Stepping down the cement stairs that lead to Cosimo De Vita’s studio, you leave behind the sun-filled, wisteria-draped street of via de’ Bardi and descend to a radically different space that hits like a blast of bohemia with frescoed skies and artworks covering the former wine cellar. Cosimo’s handcrafted chairs sit on the stage-like platform in the corner and the showroom proves an enthralling location in which exhibit the works by the artisan-designer or, as Cosimo coins it, artiginer. Perching on one of his creations (“Can we even sit on them?” “I get that question a lot!”), we discuss his designs and participation in fairs like Artigianato e Palazzo, Homo Faber and more.
Let’s start by discussing this incredible space. How did you come to be here?
I came here almost eight years ago and I’ve been making chairs for a decade. I was in via Mazzetta in Santo Spirito before I found this building in via de’ Bardi. Working with varnish and wood at home wasn’t ideal, so my landlord very kindly suggested the ex-cantina. When I came down here, I immediately saw the potential and used this place as my workshop. As the years passed and my workload increased, I found another space a small distance from Florence in via delle Cinque Vie where I now carry out my work, but I decided to keep this because I’d become very attached. I like sharing it with other artists and I like that it’s a space for communicating and speaking freely about art and life. Even if it’s underground, you really feel a sense of freedom.
The arts clearly have a very important role in your life. Is part of that because your father and grandfather were both artisans?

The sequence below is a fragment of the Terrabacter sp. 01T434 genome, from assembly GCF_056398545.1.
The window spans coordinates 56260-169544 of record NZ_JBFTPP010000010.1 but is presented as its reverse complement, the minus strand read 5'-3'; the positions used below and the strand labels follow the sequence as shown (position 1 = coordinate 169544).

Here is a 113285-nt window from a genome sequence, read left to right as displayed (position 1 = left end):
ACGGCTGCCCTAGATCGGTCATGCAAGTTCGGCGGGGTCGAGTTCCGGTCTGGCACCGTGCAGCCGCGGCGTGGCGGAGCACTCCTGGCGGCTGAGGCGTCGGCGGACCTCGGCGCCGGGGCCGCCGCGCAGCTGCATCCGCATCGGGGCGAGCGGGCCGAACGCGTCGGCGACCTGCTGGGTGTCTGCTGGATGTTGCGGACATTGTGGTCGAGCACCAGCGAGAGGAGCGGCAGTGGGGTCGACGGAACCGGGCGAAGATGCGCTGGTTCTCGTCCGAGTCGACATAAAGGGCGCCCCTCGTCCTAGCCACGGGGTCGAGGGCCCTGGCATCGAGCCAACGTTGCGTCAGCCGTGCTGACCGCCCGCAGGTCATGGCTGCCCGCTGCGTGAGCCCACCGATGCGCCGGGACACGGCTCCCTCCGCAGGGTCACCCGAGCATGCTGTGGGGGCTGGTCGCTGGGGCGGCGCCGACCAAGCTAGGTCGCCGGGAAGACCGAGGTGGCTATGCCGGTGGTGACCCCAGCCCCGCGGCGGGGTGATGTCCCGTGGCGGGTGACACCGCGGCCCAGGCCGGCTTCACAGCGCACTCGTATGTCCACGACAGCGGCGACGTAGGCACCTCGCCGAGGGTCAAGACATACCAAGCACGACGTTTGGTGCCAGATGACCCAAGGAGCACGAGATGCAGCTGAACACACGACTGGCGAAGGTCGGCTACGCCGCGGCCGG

Yes, that influenced me a lot, more than anything in the chairs that I make. When I worked in Santo Spirito, I saw the basilica every day and it always seemed like something familiar to me. In a moment of inspiration, which you often get living in this city amongst its beautiful monuments, I saw in the façade of Santo Spirito a familiar shape that almost seemed like a piece of furniture or a couch, and in fact my grandfather had a business in borgo della Stella, off piazza del Carmine, making seats for cinemas. One day, when I was sitting on the steps in the piazza, I turned around and saw this, and it connected me to my past and my grandfather. He was always an inspirational figure for me.
Tell us more about your works and career path.
Chairs are actually one of the most complex things to make because you have to consider many factors: beauty, comfort, practicality, resistance and easiness to clean. For example, you’re sitting there now, but you could fall or you could be uncomfortable. It’s a complicated process and the most interesting part, besides the development of the artistic process and concept that’s behind it, is the research in bettering my ability to realize an industrial object of design that is nevertheless artisanal. They are all handmade, but also with the use of a pantograph. I work with a business called Savio Firmino that’s been in the city for 50 years. Their experience has been a huge support. They give me the possibility to better the technical aspects related to the decoration and cut, while they look after the communications and sales.